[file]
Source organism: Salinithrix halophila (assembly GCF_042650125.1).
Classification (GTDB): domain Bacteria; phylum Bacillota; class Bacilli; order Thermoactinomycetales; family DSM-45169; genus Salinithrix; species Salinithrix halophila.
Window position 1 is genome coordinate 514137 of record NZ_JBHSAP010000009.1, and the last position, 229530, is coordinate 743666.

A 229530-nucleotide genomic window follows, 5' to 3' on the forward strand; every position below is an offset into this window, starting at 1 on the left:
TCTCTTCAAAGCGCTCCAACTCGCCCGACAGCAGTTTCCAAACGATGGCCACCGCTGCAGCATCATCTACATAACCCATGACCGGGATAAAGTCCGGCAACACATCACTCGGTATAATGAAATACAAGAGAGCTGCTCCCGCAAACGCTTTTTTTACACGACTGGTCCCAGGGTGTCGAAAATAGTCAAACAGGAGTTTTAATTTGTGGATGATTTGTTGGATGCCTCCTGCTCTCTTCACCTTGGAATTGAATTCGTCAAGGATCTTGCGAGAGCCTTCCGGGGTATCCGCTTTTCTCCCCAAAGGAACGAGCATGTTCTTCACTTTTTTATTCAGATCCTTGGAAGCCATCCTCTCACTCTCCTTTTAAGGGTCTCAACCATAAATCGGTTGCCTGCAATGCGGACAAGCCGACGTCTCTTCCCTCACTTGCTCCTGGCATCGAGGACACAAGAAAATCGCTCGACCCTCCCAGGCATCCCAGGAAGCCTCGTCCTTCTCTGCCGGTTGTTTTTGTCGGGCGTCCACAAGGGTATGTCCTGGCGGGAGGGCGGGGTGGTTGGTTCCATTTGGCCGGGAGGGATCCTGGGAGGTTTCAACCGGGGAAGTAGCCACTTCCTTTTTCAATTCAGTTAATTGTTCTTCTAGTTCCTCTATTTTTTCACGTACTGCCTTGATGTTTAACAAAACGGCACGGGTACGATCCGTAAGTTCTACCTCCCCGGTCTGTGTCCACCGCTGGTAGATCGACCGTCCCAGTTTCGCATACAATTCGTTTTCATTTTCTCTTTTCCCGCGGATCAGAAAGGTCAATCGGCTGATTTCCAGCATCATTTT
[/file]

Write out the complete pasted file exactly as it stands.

Source organism: Salinithrix halophila (assembly GCF_042650125.1).
Classification (GTDB): domain Bacteria; phylum Bacillota; class Bacilli; order Thermoactinomycetales; family DSM-45169; genus Salinithrix; species Salinithrix halophila.
Window position 1 is genome coordinate 514137 of record NZ_JBHSAP010000009.1, and the last position, 229530, is coordinate 743666.

A 229530-nucleotide genomic window follows, 5' to 3' on the forward strand; every position below is an offset into this window, starting at 1 on the left:
TCTCTTCAAAGCGCTCCAACTCGCCCGACAGCAGTTTCCAAACGATGGCCACCGCTGCAGCATCATCTACATAACCCATGACCGGGATAAAGTCCGGCAACACATCACTCGGTATAATGAAATACAAGAGAGCTGCTCCCGCAAACGCTTTTTTTACACGACTGGTCCCAGGGTGTCGAAAATAGTCAAACAGGAGTTTTAATTTGTGGATGATTTGTTGGATGCCTCCTGCTCTCTTCACCTTGGAATTGAATTCGTCAAGGATCTTGCGAGAGCCTTCCGGGGTATCCGCTTTTCTCCCCAAAGGAACGAGCATGTTCTTCACTTTTTTATTCAGATCCTTGGAAGCCATCCTCTCACTCTCCTTTTAAGGGTCTCAACCATAAATCGGTTGCCTGCAATGCGGACAAGCCGACGTCTCTTCCCTCACTTGCTCCTGGCATCGAGGACACAAGAAAATCGCTCGACCCTCCCAGGCATCCCAGGAAGCCTCGTCCTTCTCTGCCGGTTGTTTTTGTCGGGCGTCCACAAGGGTATGTCCTGGCGGGAGGGCGGGGTGGTTGGTTCCATTTGGCCGGGAGGGATCCTGGGAGGTTTCAACCGGGGAAGTAGCCACTTCCTTTTTCAATTCAGTTAATTGTTCTTCTAGTTCCTCTATTTTTTCACGTACTGCCTTGATGTTTAACAAAACGGCACGGGTACGATCCGTAAGTTCTACCTCCCCGGTCTGTGTCCACCGCTGGTAGATCGACCGTCCCAGTTTCGCATACAATTCGTTTTCATTTTCTCTTTTCCCGCGGATCAGAAAGGTCAATCGGCTGATTTCCAGCATCATTTT